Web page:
What life is like in Russia’s adverse and remote far north

What keeps people in remote and seemingly adverse places? That is one of the questions Swiss photographer Beat Schweizer grapples with in his new book, “Mikhailovna Called” (Kehrer Verlag, 2019). Schweizer made repeated trips to three areas in far-northern Russia: Norilsk, 69 degrees north latitude; Dikson, 73 degrees north latitude; and Teriberka, 69 degrees north latitude.

First up in the book is Norilsk. According to the introduction, Norilsk is not only the closest city in the world to the North Pole but also the most polluted place on Earth. The nickel ores mined there have caused damage to the environment and the health of its denizens. But the city is also profitable because of its mineral resources. One more notable thing about the town: It is closed to foreigners and can be visited by outsiders only with a permit.

Next is Dikson. In the introduction, Dikson is described as having been the northernmost settlement in the world during the Soviet era and “was a pivotal point for the Northeast Passage and the starting point of many polar expeditions.” But today it “provides a livelihood for only a few hundred people. The remaining residents . . . either live as mechanics or border guards or transmit weather data to Moscow. Their existence is made possible solely by the state, in the ostensible endeavour to secure the northern external border of the motherland.”

The final place is a settlement called Teriberka. At one point it was home to a teeming population of fisherman, but it “has been suffering from a severe decrease in population since the demise of coastal fishing,” the book says.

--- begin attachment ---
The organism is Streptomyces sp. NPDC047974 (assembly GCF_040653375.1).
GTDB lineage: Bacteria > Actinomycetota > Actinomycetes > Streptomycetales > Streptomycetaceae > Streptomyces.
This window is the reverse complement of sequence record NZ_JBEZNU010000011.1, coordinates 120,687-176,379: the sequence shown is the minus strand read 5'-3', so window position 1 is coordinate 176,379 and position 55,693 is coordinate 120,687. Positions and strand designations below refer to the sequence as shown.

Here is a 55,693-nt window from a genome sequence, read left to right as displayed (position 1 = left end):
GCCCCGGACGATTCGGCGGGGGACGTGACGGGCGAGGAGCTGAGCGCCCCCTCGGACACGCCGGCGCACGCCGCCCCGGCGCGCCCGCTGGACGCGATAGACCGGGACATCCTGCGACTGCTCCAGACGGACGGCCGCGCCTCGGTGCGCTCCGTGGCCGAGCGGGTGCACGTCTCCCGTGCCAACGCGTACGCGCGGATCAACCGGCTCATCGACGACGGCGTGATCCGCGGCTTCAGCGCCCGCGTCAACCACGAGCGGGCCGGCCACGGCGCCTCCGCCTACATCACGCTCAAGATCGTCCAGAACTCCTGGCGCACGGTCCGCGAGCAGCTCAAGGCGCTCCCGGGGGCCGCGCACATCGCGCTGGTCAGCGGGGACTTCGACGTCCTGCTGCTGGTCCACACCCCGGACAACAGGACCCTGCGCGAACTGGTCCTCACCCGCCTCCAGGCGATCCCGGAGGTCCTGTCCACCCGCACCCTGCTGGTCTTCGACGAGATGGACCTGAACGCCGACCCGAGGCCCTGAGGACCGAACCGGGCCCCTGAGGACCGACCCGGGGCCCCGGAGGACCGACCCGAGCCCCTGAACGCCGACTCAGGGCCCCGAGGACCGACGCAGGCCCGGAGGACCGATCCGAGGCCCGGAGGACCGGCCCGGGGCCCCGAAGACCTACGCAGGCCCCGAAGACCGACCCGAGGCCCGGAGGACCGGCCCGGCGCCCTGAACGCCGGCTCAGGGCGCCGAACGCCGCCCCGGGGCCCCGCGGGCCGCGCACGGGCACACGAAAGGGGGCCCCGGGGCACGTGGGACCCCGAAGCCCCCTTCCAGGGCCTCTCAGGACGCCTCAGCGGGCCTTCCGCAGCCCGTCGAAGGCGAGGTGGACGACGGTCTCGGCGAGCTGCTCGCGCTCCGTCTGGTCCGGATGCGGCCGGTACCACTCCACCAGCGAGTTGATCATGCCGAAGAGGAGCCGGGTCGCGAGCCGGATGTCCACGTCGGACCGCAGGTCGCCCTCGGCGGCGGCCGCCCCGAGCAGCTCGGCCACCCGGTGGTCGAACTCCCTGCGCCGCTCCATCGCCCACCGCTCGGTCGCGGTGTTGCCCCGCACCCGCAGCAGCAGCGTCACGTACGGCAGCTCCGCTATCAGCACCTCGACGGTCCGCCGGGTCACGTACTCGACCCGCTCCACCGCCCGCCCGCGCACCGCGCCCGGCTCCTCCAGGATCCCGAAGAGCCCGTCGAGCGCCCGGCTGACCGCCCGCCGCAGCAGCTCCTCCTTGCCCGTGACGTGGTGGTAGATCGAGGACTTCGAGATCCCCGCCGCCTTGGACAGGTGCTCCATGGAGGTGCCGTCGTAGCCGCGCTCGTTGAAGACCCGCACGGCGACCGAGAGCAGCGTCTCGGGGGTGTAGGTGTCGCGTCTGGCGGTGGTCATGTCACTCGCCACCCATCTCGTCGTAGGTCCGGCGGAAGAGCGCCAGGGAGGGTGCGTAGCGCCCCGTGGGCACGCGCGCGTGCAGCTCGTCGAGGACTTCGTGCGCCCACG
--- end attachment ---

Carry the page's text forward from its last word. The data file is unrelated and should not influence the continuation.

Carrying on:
In “Mikhailovna Called,” Schweizer depicts environs of these places and the people who live there. In the introduction, Sascha Renner, a photo curator, aptly describes the photographic achievement of Schweizer’s repeated voyages to these hardscrabble places: “Beat Schweizer’s three­ part documentary is a warm­hearted survey of special living conditions and how these are dealt with. His long­term project presents us with forms of existence which, beyond the anecdotal, provide profound insight into human life. With his systematic view, he brings out the general in the individual and the individual in the general, but also reveals a keen eye for comedy, tragedy and absurdity — a finely ­tuned sensorium for the anomalies of everyday life. He registers the elemental with a sobriety that often leads back to the poetic or even the fantastic.”

Here are a few photographs from the book.

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